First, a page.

The first condition which is indicative of long-range correlations in the model is the existence of multiple equilibrium distributions. The second condition which indicates a stronger correlation is the reconstruction condition under which long-range correlations enable the reconstruction of the state of the root node using the states of leaf nodes in the tree as the length of the tree approaches to infinity.

8.1 Uniqueness of a Gibbs measure

Gibbs measure is the equilibrium distribution of a large number of locally interacting particles[33]. Since the interactions between particles are local, Gibbs measure has the Markov property where each node is conditionally independent of the rest of the network given the states of its neighbors. It is known that there exists at least one Gibbs measure satisfying the local conditional distributions. However, the system may also admit multiple measures in an infinite graph under some conditions which is called as phase transition.

The hard-core model on the infinite square lattice, for example, may admit multiple equilibrium distributions. For small λ, there is a unique Gibbs measure on the square lattice. However, it is possible to find two equilibrium distributions for large λ, namely μwhite and μblack. μwhite corresponds to the case where the whites of the checkerboard pattern have a higher probability than the blacks of the checkerboard pattern. μblack corresponds to the opposite case where the blacks are favored over whites.

A phase transition typically manifests itself in the form of a unique equilibrium distribution that has multi-modal nature in a finite graph. That is, most of the probability measure is concentrated around several quasi-stable states. Transitions between such states become rare as the system size increases, leading to multiple distinct equilibrium distributions in the limit.

Dobrushin[34] showed that when the fugacity is below a certain critical threshold, i.e., λ < λ c , a system has a unique measure. However, determination of this threshold is a difficult problem even for regular topologies. Kelly[31] has obtained the uniqueness threshold for the tree topology with degree d:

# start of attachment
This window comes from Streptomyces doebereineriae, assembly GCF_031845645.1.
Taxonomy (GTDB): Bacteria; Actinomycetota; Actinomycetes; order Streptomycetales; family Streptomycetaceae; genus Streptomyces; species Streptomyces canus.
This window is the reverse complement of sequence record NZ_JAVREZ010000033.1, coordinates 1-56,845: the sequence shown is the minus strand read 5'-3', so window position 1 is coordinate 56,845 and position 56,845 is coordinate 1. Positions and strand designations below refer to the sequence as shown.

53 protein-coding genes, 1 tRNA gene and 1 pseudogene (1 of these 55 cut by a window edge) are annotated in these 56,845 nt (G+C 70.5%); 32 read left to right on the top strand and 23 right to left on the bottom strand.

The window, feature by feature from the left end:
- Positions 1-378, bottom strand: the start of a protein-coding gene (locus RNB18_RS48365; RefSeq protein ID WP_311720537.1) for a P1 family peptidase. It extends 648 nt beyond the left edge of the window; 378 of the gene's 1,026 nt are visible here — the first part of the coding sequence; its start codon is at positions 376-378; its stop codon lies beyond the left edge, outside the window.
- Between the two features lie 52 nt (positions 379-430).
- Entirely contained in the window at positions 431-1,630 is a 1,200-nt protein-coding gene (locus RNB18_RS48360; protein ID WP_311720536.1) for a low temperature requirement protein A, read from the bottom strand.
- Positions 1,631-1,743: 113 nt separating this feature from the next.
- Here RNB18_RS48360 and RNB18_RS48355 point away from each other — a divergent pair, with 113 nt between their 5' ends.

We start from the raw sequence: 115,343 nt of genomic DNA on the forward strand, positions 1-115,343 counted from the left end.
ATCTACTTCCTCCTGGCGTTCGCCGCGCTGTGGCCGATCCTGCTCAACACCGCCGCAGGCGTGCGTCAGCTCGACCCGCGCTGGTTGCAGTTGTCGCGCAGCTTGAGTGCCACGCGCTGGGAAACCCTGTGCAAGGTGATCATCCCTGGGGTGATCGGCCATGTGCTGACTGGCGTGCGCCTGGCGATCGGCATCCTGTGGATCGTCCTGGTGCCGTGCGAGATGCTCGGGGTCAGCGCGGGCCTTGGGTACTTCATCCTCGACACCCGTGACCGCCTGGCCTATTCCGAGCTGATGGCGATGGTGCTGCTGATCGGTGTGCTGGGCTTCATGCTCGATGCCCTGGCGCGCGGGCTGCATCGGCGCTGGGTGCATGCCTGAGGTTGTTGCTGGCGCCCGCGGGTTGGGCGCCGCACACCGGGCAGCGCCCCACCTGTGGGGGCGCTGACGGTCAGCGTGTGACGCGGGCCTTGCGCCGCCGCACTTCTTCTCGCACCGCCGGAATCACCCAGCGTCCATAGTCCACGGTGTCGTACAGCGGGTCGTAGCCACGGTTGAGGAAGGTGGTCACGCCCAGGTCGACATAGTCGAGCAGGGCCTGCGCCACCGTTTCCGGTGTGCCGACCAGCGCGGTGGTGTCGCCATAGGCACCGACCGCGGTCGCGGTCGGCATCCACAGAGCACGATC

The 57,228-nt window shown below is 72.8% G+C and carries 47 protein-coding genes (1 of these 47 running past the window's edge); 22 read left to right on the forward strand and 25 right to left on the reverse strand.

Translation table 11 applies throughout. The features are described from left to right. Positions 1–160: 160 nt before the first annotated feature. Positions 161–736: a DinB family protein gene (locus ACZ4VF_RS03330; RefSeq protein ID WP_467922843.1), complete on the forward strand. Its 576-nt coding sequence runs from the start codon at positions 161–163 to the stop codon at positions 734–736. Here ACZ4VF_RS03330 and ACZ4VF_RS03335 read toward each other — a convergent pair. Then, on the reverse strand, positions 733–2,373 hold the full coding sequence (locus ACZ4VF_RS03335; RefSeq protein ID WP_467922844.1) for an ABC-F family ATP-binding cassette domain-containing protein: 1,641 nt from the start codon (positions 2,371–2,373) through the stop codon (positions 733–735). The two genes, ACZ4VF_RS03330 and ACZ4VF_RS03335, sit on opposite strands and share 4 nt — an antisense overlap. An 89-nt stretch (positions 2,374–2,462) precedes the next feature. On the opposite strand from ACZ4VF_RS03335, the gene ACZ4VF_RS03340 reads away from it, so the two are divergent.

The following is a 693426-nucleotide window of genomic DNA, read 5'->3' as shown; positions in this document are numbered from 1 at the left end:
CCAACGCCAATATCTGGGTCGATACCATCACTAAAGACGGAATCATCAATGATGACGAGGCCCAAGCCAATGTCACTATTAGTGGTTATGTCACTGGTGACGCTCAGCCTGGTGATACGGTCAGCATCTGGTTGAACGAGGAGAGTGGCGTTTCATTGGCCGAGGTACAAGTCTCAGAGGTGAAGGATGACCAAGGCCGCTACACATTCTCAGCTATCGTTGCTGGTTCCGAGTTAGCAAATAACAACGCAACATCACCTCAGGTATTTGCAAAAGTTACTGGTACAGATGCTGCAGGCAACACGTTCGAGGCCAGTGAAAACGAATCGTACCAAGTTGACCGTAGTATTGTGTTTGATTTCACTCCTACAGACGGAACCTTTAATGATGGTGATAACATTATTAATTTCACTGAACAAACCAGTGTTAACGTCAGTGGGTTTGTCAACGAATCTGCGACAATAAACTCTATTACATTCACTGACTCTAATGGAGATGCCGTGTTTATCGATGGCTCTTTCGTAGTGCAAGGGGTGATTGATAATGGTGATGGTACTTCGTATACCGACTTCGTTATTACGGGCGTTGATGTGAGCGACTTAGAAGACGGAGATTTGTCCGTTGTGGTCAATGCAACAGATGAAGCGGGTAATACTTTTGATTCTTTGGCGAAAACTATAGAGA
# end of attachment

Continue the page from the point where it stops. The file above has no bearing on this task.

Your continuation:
λ< 1 d 1 d 1 d 2 d .

Previous literature was interested in determining threshold fugacities but they did not consider the stationary probabilities, that is, throughputs that correspond to these thresholds. The uniqueness threshold for the tree topology corresponds to the case where the stationary probability of a node being active is 1 d which also follows from[31]. If the throughput of nodes in the tree is less than 1 d , the system has a unique measure.

8.2 Reconstruction threshold

A stronger condition that is indicative of long-range correlations between nodes is called the reconstruction condition. Reconstruction problem is interested in characterizing the conditions under which the state of the root can be reconstructed using the states of the leaf nodes as the height of the tree approaches to infinity. Reconstruction property is a stronger condition than having multiple equilibrium distributions.

Exact reconstruction threshold for the tree topology is not known but, recently, it is shown that the hard-core model on the tree has non-reconstruction if[35]:

λ< ( ln ( 2 ) o ( 1 ) ) ln 2 ( d ) 2 ln ln ( d ) .

8.3 Short-term fairness and mixing time

The described conditions occur as a result of increased correlation between the particles in the material. Similarly, short-term fairness of a CSMA network reduces mainly because states of nodes become increasingly correlated which causes some nodes to starve for a long time reducing short-term fairness.

Short-term fairness is thought to be estimated by the mixing time of the underlying system dynamics[5] where mixing time is defined as the time required for the underlying Markov chain to converge to its equilibrium distribution. Convergence to equilibrium slows down if the network sticks to some transmission patterns during the convergence process. For that reason, slow mixing is considered to be an indicator of short-term unfairness.